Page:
# Infinite While loop

I have an exercise where I need to input a multi-digit number and evaluate the square of the sum of its digits. I am new to Mathematica and I can't figure out why I'm getting an infinite loop. This is my code:

n = Input["Enter a multi-digit number"];
sum = 0;
While[n > 0, sum = sum + Mod[n, 10]; n = n/10];
Print["The square of the sum of the digits is: ", sum * sum];


Any ideas what I'm doing wrong?

• Do you need to use a While loop? Sep 25, 2018 at 0:49
• If you keep dividing n by 10, it gets smaller, but it can't ever get below 0. Maybe try While[n>1... Sep 25, 2018 at 0:52
• @ThatGravityGuy It isn't specified in the exercise, but considering that the lecture covers while and for loops, I'm guessing that it should be done using one of them. Sep 25, 2018 at 0:52
• It looks like you are assuming n is an integer and at some point when dividing by 10 it will truncate to 0. It is not so try While [ Floor[n]>0,...
– jmm
Sep 25, 2018 at 0:58
• @bills that does fix the infinite loop, thanks! Now I've run in another problem where Mod doesn't give me the correct result. For example when I input 32 Mod[n, 10] gives me 16/5 in the first iteration, but it should be 2. Sep 25, 2018 at 1:00

The crux of the matter is how n is changed on each iteration.

## Math

Consider a multi-digit integer $$n = a_1 a_2 a_3 \ldots a_N$$, where $$a_k$$ is the $$k$$-th digit of $$n$$ in base $$10$$, and $$a_1 \neq 0$$.

Then, since $$a_1 a_2 \ldots a_N = \left( a_1 a_2 \ldots a_{N-1} \right)10 + a_N$$,

$$$$\text{ mod}(n, 10) = \text{ mod}(a_1 a_2 \ldots a_N, 10) = a_N$$$$

Therefore $$n - \mathrm{mod}(n,10) = \left( a_1 a_2 \ldots a_{N-1} \right)10 \$$ and thus

$$$$\dfrac{n - \mathrm{mod}(n,10)}{10} = \dfrac{\left( a_1 a_2 \ldots a_{N-1} \right)10}{10} = a_1 a_2 \ldots a_{N-1}$$$$

Then nest $$N-1$$ more times.

Then, since $$\mathrm{mod}(j,10) = j$$ for $$j \in \{\mathbb{Z} : 0 \leq j < 10\}$$ and $$a_1 \in \{\mathbb{Z} : 0 < a_1 < 10\}$$ by the definition of a digit in decimal expansion and our restriction, the last re-assignment of $$n$$ is just

$$$$n = \dfrac{a_1 - \mathrm{mod}(a_1,10)}{10} = \dfrac{a_1 - a_1}{10} = 0$$$$

which breaks on next test of $$n > 0$$.

So, the appropriate change of $$n$$ on each iteration is $$\boxed{n = \dfrac{n - \mathrm{mod}(n,10)}{10}}$$.

## Code

Block[
{n = Input["Enter a multi-digit number"], sum = 0},
While[n > 0, sum = sum + Mod[n, 10]; n = (n - Mod[n, 10])/10];
StringForm["The square of the sum of the digits is: ", (sum)^2]
]

Block[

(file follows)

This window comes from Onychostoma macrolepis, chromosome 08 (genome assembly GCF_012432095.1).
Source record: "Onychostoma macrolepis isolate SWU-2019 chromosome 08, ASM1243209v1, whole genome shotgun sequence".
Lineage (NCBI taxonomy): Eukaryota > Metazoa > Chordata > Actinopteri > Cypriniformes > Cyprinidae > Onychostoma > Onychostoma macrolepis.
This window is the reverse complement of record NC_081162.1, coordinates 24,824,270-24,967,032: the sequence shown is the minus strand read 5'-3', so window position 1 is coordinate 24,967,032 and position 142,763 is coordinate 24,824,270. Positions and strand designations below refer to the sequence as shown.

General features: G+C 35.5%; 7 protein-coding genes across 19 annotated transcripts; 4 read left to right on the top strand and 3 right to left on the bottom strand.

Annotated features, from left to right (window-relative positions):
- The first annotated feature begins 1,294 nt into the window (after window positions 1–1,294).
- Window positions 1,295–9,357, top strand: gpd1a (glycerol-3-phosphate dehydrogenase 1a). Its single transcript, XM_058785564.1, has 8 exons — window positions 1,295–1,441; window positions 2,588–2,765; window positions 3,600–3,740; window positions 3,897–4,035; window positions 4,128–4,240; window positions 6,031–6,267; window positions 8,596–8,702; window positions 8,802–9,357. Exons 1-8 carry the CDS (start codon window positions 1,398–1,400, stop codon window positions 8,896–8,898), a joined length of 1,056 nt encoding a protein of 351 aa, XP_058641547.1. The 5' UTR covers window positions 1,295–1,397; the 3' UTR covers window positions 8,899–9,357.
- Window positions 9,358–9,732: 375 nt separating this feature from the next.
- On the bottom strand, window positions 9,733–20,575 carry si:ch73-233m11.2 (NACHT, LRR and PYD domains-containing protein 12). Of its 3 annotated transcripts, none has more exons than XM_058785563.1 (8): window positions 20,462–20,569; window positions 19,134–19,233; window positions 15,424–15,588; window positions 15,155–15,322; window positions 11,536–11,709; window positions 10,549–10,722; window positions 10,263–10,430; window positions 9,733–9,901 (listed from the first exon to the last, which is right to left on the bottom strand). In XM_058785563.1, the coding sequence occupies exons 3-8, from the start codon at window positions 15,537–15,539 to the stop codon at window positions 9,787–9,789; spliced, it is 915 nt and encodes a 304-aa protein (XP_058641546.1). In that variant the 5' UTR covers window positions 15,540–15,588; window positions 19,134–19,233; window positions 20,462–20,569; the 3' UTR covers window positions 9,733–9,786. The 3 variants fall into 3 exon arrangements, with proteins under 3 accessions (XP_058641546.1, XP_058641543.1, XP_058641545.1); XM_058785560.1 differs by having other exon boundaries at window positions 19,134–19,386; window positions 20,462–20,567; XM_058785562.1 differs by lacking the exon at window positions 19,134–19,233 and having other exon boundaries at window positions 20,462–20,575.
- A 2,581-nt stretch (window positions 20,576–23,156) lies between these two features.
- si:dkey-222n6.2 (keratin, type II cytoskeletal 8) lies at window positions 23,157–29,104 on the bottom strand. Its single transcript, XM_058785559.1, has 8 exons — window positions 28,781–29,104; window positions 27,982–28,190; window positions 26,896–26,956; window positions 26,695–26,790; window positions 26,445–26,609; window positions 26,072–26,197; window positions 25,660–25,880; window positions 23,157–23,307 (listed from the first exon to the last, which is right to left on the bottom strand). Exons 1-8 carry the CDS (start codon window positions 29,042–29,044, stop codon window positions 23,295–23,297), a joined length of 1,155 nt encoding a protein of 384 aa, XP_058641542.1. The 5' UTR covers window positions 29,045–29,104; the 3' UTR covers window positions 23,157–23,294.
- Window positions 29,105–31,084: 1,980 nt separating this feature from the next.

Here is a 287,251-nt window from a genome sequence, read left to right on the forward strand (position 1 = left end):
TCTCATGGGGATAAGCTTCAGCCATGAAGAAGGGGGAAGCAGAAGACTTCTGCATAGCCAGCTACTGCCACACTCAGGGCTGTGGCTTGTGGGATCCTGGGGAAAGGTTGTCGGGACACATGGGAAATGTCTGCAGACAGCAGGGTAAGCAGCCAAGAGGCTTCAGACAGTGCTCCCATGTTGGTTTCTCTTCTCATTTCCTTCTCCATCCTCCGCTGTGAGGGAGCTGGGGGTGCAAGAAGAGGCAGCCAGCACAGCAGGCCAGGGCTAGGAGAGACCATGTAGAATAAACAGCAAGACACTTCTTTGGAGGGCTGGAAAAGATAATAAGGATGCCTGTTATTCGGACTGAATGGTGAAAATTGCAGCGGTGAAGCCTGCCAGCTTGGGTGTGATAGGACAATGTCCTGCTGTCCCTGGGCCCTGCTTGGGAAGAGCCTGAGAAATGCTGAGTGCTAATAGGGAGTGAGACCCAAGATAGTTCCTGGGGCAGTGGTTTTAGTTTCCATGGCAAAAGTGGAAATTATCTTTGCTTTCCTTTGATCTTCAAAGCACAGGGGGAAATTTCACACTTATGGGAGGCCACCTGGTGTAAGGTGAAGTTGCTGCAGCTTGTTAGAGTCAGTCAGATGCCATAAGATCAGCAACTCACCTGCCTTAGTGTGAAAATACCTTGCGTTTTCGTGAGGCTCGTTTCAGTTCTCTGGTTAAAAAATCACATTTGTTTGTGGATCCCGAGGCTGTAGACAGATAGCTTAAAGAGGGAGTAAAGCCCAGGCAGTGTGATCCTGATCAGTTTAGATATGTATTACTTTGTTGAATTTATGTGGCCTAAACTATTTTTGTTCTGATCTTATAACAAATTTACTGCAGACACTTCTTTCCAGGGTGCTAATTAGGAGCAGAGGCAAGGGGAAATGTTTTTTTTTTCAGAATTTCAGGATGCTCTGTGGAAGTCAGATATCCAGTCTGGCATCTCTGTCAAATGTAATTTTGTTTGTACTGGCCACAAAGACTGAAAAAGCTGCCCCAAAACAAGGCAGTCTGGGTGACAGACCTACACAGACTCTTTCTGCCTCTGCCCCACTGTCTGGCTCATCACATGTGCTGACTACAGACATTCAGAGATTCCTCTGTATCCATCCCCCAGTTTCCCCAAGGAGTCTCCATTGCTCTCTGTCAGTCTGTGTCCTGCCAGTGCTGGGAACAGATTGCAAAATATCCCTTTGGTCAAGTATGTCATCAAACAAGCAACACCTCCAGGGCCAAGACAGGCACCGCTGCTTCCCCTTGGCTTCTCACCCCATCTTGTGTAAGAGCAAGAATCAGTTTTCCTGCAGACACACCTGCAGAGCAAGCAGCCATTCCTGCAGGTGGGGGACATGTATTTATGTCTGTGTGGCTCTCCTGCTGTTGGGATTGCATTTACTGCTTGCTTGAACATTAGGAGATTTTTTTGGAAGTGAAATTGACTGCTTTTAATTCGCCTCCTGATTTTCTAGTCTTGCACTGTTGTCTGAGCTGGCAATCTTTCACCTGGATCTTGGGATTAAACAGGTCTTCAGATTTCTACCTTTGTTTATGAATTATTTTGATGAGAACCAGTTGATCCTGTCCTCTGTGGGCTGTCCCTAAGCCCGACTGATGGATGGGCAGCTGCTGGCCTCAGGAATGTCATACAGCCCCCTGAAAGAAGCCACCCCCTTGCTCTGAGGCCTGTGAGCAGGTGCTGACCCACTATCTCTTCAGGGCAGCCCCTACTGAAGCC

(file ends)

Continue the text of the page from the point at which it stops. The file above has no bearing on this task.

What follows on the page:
{n = #, sum = 0},
While[n > 0, sum = sum + Mod[n, 10]; n = (n - Mod[n, 10])/10];
StringForm["The square of the sum of the digits is: ", (sum)^2]
] & /@ {11, 12, 21, 111}//Column


The square of the sum of the digits is: 4

The square of the sum of the digits is: 9

The square of the sum of the digits is: 9

The square of the sum of the digits is: 9

Another Method

If, in the case that you don't need to use a While loop, you can use the built in RealDigits (or IntegerDigits if n is always an integer) to get a list of the digits of any real number.

Total[First@RealDigits@Input["Enter a multi-digit number"]]^2

Total[First@RealDigits@#]^2 & /@ {11, 11., 11.1}


{4, 4, 9}

Alternatively, you can use Quotient instead of /10 to remove the "rest; of the division by 10.

n = Input["Enter a multi-digit number"];
sum = 0;
While[n > 0,
sum += Mod[n, 10];
n = Quotient[n, 10]
];
Print["The square of the sum of the digits is: ", sum^2];


Just to make it clear, the source of the error you get is in n=n/10.

Unlike, say, C, Mathematica does not do type coercion. An integer divided by an integer in Mathematica can be a non-integer rational number (as we are taught in math class, not CS). Likewise, modular division will give then a rational (not integer) remainder.

@bills that does fix the infinite loop, thanks! Now I've run in another problem where Mod doesn't give me the correct result. For example when I input 32 Mod[n, 10] gives me 16/5 in the first iteration, but it should be 2.

n = 32
Mod[32, 10]   (* 2    *)
n=32/10       (* 16/5 *)
Mod[16/5, 10] (* 16/5 *)
n=(16/5)/10   (* 8/25 *)


Floor[n] == 0 now, so the loop stops.

If you want C-like integer division, refer to Henrik's answer with Quotient.